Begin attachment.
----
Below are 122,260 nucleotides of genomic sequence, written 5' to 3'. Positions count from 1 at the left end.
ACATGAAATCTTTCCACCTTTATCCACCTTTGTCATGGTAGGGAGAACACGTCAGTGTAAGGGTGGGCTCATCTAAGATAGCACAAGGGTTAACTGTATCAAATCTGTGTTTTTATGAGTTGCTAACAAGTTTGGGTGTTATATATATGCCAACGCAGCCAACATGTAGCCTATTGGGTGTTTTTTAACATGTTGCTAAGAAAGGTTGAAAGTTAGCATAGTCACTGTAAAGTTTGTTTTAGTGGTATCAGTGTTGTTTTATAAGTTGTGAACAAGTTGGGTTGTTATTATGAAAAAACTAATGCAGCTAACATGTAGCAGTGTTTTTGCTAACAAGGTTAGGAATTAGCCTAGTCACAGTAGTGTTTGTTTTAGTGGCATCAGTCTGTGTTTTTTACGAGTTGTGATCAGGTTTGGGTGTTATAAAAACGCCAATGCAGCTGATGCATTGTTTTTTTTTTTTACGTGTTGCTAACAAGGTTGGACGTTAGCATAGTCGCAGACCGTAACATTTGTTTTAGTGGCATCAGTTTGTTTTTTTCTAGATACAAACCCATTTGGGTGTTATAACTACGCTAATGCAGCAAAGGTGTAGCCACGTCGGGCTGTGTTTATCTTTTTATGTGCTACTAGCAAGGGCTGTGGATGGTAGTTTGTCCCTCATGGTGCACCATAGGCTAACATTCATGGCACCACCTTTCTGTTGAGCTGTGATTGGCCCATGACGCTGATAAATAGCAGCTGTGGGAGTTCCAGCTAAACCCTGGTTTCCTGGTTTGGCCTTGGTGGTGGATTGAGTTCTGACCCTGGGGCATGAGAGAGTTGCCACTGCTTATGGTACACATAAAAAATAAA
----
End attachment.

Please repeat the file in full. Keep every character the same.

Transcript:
Below are 122,260 nucleotides of genomic sequence, written 5' to 3'. Positions count from 1 at the left end.
ACATGAAATCTTTCCACCTTTATCCACCTTTGTCATGGTAGGGAGAACACGTCAGTGTAAGGGTGGGCTCATCTAAGATAGCACAAGGGTTAACTGTATCAAATCTGTGTTTTTATGAGTTGCTAACAAGTTTGGGTGTTATATATATGCCAACGCAGCCAACATGTAGCCTATTGGGTGTTTTTTAACATGTTGCTAAGAAAGGTTGAAAGTTAGCATAGTCACTGTAAAGTTTGTTTTAGTGGTATCAGTGTTGTTTTATAAGTTGTGAACAAGTTGGGTTGTTATTATGAAAAAACTAATGCAGCTAACATGTAGCAGTGTTTTTGCTAACAAGGTTAGGAATTAGCCTAGTCACAGTAGTGTTTGTTTTAGTGGCATCAGTCTGTGTTTTTTACGAGTTGTGATCAGGTTTGGGTGTTATAAAAACGCCAATGCAGCTGATGCATTGTTTTTTTTTTTTACGTGTTGCTAACAAGGTTGGACGTTAGCATAGTCGCAGACCGTAACATTTGTTTTAGTGGCATCAGTTTGTTTTTTTCTAGATACAAACCCATTTGGGTGTTATAACTACGCTAATGCAGCAAAGGTGTAGCCACGTCGGGCTGTGTTTATCTTTTTATGTGCTACTAGCAAGGGCTGTGGATGGTAGTTTGTCCCTCATGGTGCACCATAGGCTAACATTCATGGCACCACCTTTCTGTTGAGCTGTGATTGGCCCATGACGCTGATAAATAGCAGCTGTGGGAGTTCCAGCTAAACCCTGGTTTCCTGGTTTGGCCTTGGTGGTGGATTGAGTTCTGACCCTGGGGCATGAGAGAGTTGCCACTGCTTATGGTACACATAAAAAATAAA